• 2/3 respondents from the ED team strongly agreed or agreed that the ESOP Nurse makes the ED team more effective, improves access to ED care and improves the quality of care
  • Managers have seen more comprehensive clinical assessment skills and documentation, better clinical decision making, more prompt and appropriate escalation of care, an increase in community support and the building of stronger nursing teams
  • RNs working in the role feel that they are able to provide a better service to the community and their knowledge, skill and self-esteem has improved which allows them to provide better care.

Of the 163 patients treated by the ESOP Nurse using the ESOP clinical pathways the following cost efficiencies have been found.

  • The 31 patients who were treated at their local facility rather than requiring a transfer to another facility for treatment has saved $44,180.28 associated ambulance transfer costs.
  • The 143 occasions were the VMO was not required to attend the facility to see or review the patient has resulted in saving of $30,763.50 in associated VMO costs.
  • Changes to the education and training have allowed more than double the number of RNs to participate.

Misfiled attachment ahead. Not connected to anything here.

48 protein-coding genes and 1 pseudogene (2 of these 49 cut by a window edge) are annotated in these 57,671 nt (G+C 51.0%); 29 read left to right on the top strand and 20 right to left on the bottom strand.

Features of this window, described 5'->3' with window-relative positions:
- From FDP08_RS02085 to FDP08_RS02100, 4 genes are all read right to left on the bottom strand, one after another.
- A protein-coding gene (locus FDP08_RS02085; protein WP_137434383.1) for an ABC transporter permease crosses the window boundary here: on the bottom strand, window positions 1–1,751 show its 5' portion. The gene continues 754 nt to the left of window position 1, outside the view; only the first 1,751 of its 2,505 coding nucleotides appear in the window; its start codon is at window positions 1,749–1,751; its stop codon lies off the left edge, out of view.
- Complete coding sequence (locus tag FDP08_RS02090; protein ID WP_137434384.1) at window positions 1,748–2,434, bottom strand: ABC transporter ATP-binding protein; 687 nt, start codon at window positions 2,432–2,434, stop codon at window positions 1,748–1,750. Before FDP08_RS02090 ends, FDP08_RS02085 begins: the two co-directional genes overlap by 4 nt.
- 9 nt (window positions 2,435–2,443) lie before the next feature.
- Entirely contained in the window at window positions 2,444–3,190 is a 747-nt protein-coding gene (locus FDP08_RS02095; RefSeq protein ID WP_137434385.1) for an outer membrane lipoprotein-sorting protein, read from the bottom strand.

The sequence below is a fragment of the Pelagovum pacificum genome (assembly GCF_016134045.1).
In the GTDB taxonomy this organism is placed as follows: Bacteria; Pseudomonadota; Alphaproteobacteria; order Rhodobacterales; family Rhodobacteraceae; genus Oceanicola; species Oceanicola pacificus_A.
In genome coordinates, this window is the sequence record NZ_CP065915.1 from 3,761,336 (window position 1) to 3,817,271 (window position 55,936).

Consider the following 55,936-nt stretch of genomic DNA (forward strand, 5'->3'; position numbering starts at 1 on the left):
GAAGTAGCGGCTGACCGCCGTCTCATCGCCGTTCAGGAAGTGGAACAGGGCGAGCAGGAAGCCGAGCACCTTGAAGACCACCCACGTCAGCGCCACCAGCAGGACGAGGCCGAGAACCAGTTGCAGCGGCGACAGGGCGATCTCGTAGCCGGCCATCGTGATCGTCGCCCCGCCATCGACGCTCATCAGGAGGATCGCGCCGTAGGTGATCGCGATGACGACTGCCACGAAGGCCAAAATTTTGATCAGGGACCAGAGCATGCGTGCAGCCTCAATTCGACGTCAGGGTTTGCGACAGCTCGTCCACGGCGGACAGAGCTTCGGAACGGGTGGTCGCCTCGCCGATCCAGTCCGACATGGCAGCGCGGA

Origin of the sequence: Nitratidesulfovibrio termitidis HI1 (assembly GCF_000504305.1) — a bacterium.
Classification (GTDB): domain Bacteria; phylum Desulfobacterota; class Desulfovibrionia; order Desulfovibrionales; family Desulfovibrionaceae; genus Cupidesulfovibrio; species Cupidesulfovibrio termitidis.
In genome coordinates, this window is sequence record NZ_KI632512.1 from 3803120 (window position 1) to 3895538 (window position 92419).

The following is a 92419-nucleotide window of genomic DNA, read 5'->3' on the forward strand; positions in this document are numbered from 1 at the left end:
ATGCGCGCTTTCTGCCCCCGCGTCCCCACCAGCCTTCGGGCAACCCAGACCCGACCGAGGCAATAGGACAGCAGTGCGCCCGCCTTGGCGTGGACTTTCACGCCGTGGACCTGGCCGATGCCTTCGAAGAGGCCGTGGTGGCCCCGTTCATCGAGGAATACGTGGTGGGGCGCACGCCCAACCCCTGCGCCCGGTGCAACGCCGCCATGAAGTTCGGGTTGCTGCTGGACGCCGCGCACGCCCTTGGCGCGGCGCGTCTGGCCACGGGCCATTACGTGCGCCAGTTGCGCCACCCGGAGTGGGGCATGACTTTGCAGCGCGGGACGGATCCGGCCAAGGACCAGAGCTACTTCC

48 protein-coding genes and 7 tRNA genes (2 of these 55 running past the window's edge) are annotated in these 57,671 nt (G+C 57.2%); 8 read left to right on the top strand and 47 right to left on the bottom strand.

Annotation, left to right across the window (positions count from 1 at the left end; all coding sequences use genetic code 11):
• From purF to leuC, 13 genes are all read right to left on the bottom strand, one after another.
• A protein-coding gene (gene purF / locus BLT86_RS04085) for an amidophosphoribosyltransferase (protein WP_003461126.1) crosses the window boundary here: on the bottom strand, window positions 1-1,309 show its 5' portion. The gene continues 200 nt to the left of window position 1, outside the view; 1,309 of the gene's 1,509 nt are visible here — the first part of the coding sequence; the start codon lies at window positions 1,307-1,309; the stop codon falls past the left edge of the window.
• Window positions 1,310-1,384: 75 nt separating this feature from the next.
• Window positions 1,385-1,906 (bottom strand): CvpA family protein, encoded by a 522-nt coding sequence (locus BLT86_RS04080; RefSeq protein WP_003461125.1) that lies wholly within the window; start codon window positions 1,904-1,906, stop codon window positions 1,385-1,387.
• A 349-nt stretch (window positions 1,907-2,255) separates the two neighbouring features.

References

  1. Sullivan, E., Francis, K., & Hegney, D. (2010). Triage, treat and transfer: reconceptualising a rural practice model. Journal of Clinical Nursing, 19, 1625-1634.
  2. Sullivan, E., Francis, K., & Hegney, D. (2012). Victorian rural emergency care - a case for advancing nursing practice. International Journal of Nursing Practice, 18, 226-232.
  3. Brown, J., Hart, A., & Burman, M. (2009, February). A day in the life of rural advanced practice nurses. The Journal for Nurse Practitioners, 108-114.
  4. Hegney, D., McCarthy, A., & Pearson, A. (1999). Effects of size of health service on scope of rural nursing practice. Collegian, 11, 21-26
  5. Cant, R., Birks, M., Porter, J., Jacob, E., & Cooper, S. (2011). Developing advanced rural nursing practice: A whole new scope of responsibility. Collegian, 18, 177-182

Contact

Summa Stephens
Enhancing Scope Of Practice Program Manager
Nursing and Midwifery Directorate
Murrumbidgee Local Health District
Phone: 0419 249810
Email: summa.stephens@gsahs.health.nsw.gov.au